It’s always the same when an actor/celebrity decides to switch mediums. I think, really? And then wait for the moment when it becomes glaringly obvious that said actor (or celebrity/singer/whatever) has deluded themselves into believing that just because they are good at/liked for doing one thing, they will be a success at another. Like, when James Franco decided he was going to be a poet. Or Leighton Meester a singer (I did really like that “Good Girls Go Bad” song, though, but she was only featured on it, so it doesn’t really count). It makes me laugh so hard whenever I see an actor quoted as saying they’re “working on their album.”
But I made an exception for Lauren Graham, because that is how much I love her (also, I knew that she had graduated with a degree in English, so this sort of thing is not necessarily out of her wheelhouse). And I’m so glad I did, because this book was actually good, and not in that ‘good for an actor’ way, but actually good. Not that I’m not going to add qualifiers onto that statement, because I am, just not that particular qualifier. This book is good enough that it deserves to be looked at as a book by an author and not as a book written by an actor trying to be an author. (The main qualifier I would use, by the way, is ‘good for a first novel.’)
Someday, Someday, Maybe is the story of Franny Banks, who lives in New York City and is trying to fulfill her dream of becoming an actress. She set herself a goal: three years of trying to be an actress, and then she would pack her dream away and move back home to her dependable ex-boyfriend and become an English teacher, like her father. If she hasn’t made it in three years, her thinking went, then she isn’t going to make it at all. The book takes place in the mid-1990s, as Franny only has six months left on her three year deadline. From there, the book is a sort of inside-baseball account of what it’s like to try to make in the biz, dealing with auditions and body image issues and yes, love interests. (I actually could have done without this part, but more on that later.)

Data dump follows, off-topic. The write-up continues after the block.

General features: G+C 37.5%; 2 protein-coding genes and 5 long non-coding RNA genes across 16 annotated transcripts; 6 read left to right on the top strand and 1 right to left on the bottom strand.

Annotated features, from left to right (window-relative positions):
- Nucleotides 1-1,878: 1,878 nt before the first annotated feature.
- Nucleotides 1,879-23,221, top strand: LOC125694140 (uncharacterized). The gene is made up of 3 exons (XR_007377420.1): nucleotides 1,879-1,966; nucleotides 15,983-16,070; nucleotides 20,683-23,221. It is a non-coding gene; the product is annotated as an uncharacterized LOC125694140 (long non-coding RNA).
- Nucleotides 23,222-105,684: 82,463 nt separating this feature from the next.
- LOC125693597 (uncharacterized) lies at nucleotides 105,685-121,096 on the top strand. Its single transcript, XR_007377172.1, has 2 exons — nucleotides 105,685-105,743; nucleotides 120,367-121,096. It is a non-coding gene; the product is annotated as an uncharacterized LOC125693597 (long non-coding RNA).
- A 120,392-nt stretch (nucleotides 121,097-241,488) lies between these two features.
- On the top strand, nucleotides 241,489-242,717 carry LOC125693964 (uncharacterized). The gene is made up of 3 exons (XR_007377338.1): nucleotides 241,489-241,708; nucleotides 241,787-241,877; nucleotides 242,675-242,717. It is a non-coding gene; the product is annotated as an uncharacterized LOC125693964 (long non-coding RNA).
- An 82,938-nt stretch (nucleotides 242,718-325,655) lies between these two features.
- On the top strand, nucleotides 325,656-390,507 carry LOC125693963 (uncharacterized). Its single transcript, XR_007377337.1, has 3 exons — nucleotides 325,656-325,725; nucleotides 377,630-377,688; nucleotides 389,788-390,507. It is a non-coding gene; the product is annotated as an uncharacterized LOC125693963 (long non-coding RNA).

It’s hard to evaluate this novel, or even read it, without imagining it as a sort of semi-autobiographical confession on Graham’s part. Franny’s journey to actordom mirrors Graham’s (they both got their starts on sitcoms in the mid-1990s, they both have curly black hair, they’re both funny and smart), although I’m sure a large bulk of Franny’s story has been fictionalized, but the rest of it rings too true to not come from Graham’s real-life experience. That’s a little bit distracting, but mostly it gives the book an authenticity that made those parts my favorites in the novel. The only quibble I have is with the love triangle. Franny is distracted by a romance with a beautiful, self-important up and coming actor (who I couldn’t stop picturing as James Franco, and I don’t seem to be the only one who had this problem). This romance exhausted me, because it was so obvious to me that he was a douchenozzle, but Graham sort of saves it at the end by tying Franny’s realization of said douchebaggery to her own realization of her self-worth (also, there’s this really neat meta-moment where she and the good love interest, Dan, have a converstaion about the purpose of love triangles in films that almost made me glad she’d included one in her book).
I’ll be excited to see what Graham writes in the future, and also to see if the TV series she and Ellen Degeneres are producing based on this book makes it to air (the story lends itself perfectly to the format of a TV series). I liked this book a lot, and it kind of makes me mad that it will probably be written off by most people as chick-lit, or as ‘women’s fiction’ (or, ‘that book by that actor’). It’s just a good book.